New Study Finds Potential Genetic Causes for Dyslexia

The knowledge base on dyslexia is always expanding. Around 40 million Americans are thought to be affected by the learning problem, which sadly cannot be treated with medication. There is, nevertheless, hope for early detection. According to a recent study, dyslexia has 42 genetic causes, which may make it simpler to identify those who are predisposed to the illness.

The study is the largest genome-wide association study (GWAS) that has been done to date and was published in Nature Genetics. Genome-wide association studies search for genetic changes linked to a certain disease—in this case, dyslexia—by scanning markers across the genomes, or the whole set of DNA, of many people.

51,000 of the 1.1 million people in the research, most of European descent, reported having received a dyslexia diagnosis. To identify any differences linked to a specific trait or illness, the study scanned genetic markers throughout the subjects’ entire sets of DNA. Even though this study was broad and involved a sizable population, the majority of the participants were of European descent, therefore these results might not apply as well to other populations.

42 genetic variations were found by the researchers that tended to be different between persons with and without dyslexia. The findings imply that a person’s likelihood of developing dyslexia increased with the number of these mutations they possessed. Of these mutations, 27 were new and maybe more specific to dyslexia, and 15 were in genes associated with cognitive performance and educational success.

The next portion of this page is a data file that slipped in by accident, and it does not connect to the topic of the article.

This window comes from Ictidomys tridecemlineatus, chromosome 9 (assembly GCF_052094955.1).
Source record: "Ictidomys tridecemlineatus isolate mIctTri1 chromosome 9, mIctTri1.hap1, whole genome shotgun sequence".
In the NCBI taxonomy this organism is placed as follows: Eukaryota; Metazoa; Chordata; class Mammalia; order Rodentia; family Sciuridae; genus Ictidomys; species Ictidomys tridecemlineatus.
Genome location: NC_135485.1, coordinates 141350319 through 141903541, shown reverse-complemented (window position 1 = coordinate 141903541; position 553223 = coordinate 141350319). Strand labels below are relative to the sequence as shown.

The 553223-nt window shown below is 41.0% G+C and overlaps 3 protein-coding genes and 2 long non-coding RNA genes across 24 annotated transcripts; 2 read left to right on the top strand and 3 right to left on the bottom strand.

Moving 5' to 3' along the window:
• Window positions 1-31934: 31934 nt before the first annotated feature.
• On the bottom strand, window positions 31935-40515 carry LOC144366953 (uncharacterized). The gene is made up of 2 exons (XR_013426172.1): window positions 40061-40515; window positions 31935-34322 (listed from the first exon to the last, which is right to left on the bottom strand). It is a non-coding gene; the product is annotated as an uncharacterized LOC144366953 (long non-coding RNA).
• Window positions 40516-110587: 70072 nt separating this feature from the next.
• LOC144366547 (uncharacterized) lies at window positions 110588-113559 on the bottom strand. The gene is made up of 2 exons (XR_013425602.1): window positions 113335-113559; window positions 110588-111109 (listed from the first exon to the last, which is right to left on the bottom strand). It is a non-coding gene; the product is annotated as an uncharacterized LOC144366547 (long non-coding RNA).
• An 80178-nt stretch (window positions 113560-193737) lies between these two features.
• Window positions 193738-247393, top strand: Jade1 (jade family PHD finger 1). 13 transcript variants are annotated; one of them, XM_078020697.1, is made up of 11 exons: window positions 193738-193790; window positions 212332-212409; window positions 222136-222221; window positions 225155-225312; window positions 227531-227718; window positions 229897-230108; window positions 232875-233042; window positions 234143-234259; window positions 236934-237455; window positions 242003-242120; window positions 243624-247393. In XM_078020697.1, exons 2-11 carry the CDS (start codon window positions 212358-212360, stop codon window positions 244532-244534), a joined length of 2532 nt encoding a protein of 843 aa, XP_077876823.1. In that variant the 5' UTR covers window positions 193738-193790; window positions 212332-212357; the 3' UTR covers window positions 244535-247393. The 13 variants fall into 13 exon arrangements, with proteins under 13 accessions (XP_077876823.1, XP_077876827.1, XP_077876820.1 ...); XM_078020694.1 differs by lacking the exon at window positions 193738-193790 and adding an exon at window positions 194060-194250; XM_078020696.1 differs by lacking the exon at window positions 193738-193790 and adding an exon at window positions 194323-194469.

Reading and writing are essential life skills that, if given additional difficulties, can alter a person’s trajectory in life. According to the report, dyslexia affects roughly one in ten children and persists into adulthood. Although just a few genetic markers have been identified, researchers highlight that family studies with dyslexia imply a genetic component, inherited up to 70%.

Dyslexia “is a disease of letter or symbol interpretation,” according to Amit Sachdev, M.D., Michigan State University’s medical director for neurology. He continues by saying that dyslexia frequently shows up in reading proficiency.

Is dyslexia hereditary?

According to Dr. Sachdev, dyslexia has always been linked to “a strong hereditary component.”

According to Dr. Sachdev, identifying the origin of a disease is the first step in treating it. It is not unexpected that dyslexia is linked to multiple genes… The key question, he argues, is which genes are the main ones. People who are currently experiencing dyslexia should be heartened that there is interest in and work being done to learn about the disorder, according to those who are currently dealing with it.

But a remedy is lacking. According to Dr. Sachdev, “brain growth is complex, and the brain depends on quick communication between parts to carry out many operations.” He says it is not strange that people who learn in various ways may do it in different ways.

Dr. Sachdev argues that it is preferable to treat these learning disorders as learning styles that may be accommodated, possibly with the use of additional aids, rather than as diseases that need to be fixed.

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The conclusion

In terms of the future of dyslexia research, more research is undoubtedly required to fully comprehend how all of these genes connected to dyslexia function and how to manage them.

A gene expresses a protein, says Dr. Sachdev, therefore “we need to identify which proteins are not expressed and consider whether an intervention may be made. We also need to think about if we need to plan an intervention.

Researchers are optimistic that these results could eventually lead to a genetic test that identifies kids who are predisposed to have dyslexia, which could allow for interventions that lessen the development of reading and writing challenges for all kids, even though much more research is needed in this area.

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